The “No Poaching” Antitrust Litigation Case Against Several High-Tech Companies Continues
In late 2011, a group of software engineers filed antitrust lawsuits against seven behemoths of the high-tech industry. The high-tech company defendants—Apple, Pixar, Google, Intel, Intuit, Lucasfilm, and Adobe—utilized a policy known as “Do not cold call,” whereby each pair of defendant companies entered into bilateral “Do not cold call” agreements that shared “the names of the other company’s employees on a ‘Do not cold call’ list and instructed recruiters not to cold call the employees of the other company.” In re High-Tech Employee Antitrust Litigation, No. 11-CV-02509, 2012 U.S. Dist. LEXIS 55302, at *11 (N.D. Cal. Apr. 18, 2012). Prior to this class action, between 2009 and 2010, the Department of Justice investigated the defendants’ recruiting practices. The DOJ concluded that the agreements were “facially anticompetitive” and that they “were naked restraints of trade that were per se unlawful under the antitrust laws.” Id. at *6–7. In the instant action, the defendants filed a motion to dismiss. And this past April, the Honorable Lucy Koh, sitting in the Northern District of California, denied the defendants motion to dismiss as to the Sherman Act § 1 violation allegations.
Between 2007 and 2010, the high-tech companies each entered into nearly identical bilateral agreements with the intent to stabilize compensation and to eliminate or greatly reduce the mobility of their highly skilled employees. See id. at *12–13. According to the court, “[e]ach bilateral agreement in this case applied to all employees of a given pair of Defendants; was not limited by geography, job function, product group, or time period; and was not related to a collaboration between that pair of Defendants.” Id. at *12. At one point, Apple’s CEO at the time, Steve Jobs, contacted the CEO of Palm in order to propose the same “do not cold call” agreement between the two companies. The consolidated amended complaint purports that the Palm CEO, Edward Colligan, refused Steve Jobs’s offer and told him, “Your proposal that we agree that neither company will hire the other’s employees, regardless of the individual’s desires, is not only wrong, it is likely illegal.” Id. at *16.
Section 1 of the Sherman Act prohibits “[e]very contract, combination . . . , or conspiracy, in restraint of trade.” 15 U.S.C. § 1. And the defendants moved to dismiss on the usual Twombly and Iqbal grounds, claiming that plaintiffs failed to allege sufficient facts that would support an “overarching conspiracy” among the defendants. See id. at *21. In denying their motion to dismiss, the court examined “who, did what, to whom (or with whom), where, and when?”—as is typically done in the Ninth Circuit for Section 1 Sherman Act claims. See Kendall v. Visa U.S.A., Inc., 518 F.3d 1042 (9th Cir. 2008). In the instant case, there were overlapping board members who simultaneously sat on multiple defendants’ boards. The court noted that this fact was sufficient to raise plausible grounds to support a conspiracy claim, i.e., “a unity of purpose or a common design and understanding.” High-Tech Employee, 2012 U.S. Dist. LEXIS 55302, at *37; see also Am. Tobacco Co. v. United States, 328 U.S. 781, 810 (1946).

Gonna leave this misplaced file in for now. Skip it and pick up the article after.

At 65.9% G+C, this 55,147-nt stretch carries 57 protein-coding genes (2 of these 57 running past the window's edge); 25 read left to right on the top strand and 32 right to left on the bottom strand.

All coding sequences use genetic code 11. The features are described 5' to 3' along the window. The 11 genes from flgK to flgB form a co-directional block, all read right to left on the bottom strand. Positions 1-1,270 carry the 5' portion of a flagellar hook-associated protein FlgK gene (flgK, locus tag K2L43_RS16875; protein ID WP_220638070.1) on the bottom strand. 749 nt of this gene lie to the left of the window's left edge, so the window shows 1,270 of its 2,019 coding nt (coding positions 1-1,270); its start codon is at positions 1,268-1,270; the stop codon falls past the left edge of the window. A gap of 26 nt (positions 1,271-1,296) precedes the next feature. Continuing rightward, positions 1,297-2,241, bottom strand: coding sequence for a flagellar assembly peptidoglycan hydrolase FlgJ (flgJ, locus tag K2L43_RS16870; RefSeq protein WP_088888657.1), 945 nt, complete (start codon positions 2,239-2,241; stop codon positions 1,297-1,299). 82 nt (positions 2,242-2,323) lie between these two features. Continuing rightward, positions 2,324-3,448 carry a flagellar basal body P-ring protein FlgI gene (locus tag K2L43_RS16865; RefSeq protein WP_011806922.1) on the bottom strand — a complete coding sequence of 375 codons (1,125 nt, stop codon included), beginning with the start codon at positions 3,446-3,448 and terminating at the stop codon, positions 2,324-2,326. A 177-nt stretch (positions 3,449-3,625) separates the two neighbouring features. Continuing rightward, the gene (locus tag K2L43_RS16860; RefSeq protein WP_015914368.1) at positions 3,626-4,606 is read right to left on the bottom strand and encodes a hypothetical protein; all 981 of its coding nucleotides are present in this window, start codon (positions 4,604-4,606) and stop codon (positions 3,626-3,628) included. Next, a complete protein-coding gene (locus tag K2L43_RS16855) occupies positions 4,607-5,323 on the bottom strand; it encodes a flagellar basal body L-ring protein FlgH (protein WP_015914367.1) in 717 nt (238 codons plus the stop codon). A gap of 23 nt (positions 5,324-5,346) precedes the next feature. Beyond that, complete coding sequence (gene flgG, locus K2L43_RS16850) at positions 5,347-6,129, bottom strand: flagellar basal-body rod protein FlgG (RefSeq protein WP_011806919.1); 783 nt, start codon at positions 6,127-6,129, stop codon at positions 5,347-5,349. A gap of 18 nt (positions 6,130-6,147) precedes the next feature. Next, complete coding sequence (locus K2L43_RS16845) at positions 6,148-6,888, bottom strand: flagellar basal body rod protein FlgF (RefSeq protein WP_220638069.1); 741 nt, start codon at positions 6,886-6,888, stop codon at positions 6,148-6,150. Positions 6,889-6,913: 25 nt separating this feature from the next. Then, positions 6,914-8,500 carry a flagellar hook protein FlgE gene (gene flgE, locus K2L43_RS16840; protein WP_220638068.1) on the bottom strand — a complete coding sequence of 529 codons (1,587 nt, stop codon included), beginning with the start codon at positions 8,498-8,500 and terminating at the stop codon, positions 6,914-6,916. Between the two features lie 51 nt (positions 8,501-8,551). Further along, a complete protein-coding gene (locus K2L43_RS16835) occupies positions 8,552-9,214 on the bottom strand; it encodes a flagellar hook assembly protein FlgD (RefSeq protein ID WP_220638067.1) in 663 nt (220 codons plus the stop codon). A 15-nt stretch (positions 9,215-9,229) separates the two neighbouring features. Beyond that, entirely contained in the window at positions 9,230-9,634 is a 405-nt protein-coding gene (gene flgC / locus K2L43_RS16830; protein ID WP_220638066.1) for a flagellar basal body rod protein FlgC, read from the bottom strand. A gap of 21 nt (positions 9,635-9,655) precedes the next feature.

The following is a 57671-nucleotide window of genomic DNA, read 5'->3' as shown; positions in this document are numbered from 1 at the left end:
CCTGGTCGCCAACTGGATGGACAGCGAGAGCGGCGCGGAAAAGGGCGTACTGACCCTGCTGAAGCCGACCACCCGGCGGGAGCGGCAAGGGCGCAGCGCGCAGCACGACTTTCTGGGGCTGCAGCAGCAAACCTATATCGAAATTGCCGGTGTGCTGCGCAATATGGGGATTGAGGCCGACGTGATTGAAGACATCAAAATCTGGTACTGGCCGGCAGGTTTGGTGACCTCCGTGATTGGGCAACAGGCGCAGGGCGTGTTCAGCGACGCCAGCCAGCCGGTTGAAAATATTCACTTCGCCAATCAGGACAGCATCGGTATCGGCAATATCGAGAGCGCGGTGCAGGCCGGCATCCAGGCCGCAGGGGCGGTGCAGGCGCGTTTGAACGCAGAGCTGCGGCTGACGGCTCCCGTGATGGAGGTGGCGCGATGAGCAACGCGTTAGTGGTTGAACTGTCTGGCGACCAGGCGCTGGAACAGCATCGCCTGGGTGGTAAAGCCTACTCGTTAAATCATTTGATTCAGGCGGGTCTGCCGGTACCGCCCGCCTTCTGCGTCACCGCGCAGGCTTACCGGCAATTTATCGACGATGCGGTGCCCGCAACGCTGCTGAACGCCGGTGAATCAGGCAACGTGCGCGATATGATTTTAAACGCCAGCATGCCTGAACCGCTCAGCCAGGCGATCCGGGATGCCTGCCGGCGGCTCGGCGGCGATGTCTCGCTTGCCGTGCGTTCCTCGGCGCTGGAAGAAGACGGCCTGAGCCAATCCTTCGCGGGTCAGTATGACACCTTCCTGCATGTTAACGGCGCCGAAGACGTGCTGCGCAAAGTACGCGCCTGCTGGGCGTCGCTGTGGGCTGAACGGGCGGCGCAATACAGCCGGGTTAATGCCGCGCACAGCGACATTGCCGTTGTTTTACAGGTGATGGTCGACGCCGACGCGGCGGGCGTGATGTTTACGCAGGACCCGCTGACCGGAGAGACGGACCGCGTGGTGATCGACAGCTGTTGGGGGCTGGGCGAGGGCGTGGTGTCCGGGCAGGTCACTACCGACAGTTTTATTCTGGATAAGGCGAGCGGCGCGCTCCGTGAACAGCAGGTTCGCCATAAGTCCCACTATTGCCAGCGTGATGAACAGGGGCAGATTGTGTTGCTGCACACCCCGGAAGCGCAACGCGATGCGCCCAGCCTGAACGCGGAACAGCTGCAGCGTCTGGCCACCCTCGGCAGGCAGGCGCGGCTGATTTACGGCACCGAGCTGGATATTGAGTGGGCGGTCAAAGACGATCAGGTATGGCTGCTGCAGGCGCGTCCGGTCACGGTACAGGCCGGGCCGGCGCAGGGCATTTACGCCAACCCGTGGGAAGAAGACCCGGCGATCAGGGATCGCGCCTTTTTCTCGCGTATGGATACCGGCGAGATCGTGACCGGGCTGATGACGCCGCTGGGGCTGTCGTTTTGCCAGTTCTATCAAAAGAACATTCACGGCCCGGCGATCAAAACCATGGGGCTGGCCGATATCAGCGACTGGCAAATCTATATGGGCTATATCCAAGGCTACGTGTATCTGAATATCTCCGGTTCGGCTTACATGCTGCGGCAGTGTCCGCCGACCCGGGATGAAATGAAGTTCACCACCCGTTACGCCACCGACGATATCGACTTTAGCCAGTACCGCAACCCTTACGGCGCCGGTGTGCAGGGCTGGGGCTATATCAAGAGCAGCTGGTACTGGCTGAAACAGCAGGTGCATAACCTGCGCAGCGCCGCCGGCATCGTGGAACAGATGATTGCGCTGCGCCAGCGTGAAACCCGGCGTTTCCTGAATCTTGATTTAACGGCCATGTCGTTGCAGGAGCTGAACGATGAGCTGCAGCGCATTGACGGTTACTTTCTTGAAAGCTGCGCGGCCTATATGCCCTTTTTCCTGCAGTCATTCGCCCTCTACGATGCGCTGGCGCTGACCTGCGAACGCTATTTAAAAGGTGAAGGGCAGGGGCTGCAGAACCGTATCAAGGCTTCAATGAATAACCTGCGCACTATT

Notably, the court concluded, “In light of Plaintiffs’ specific allegations concerning the industry-wide procompetitive effects of cold calling recruiting practices, it is plausible to infer that even a single bilateral agreement would have the ripple effect of depressing the mobility and compensation of employees of companies that are not direct parties to the agreement. Plaintiffs’ allegations of six parallel bilateral agreements render the inference of an anticompetitive ripple effect that much more plausible.” High-Tech Employee, 2012 U.S. Dist. LEXIS 55302, at *44 (emphasis added).
This case is particularly interesting because these “No Poaching” agreements were purportedly secret and possibly worldwide. The agreements were not limited to specific geographic regions, job types, or time periods. See id. at 29. Because of the breadth of these agreements, the court noted that “it is reasonable to infer that such significant wide-ranging, company-wide, and worldwide policies would have been approved at the highest levels.” Id.
David Brown is 2012 graduate of New York Law School. He was Executive Editor of the Law Review. He will be a law clerk to the Honorable Robert L. Vining, US District Court, Northern District of Georgia in the Fall of 2012 and has interned at the US Attorney’s Office for the Eastern District of New York.
Abbey Spanier, LLP, located in New York City, is a well-recognized national class action and complex litigation law firm.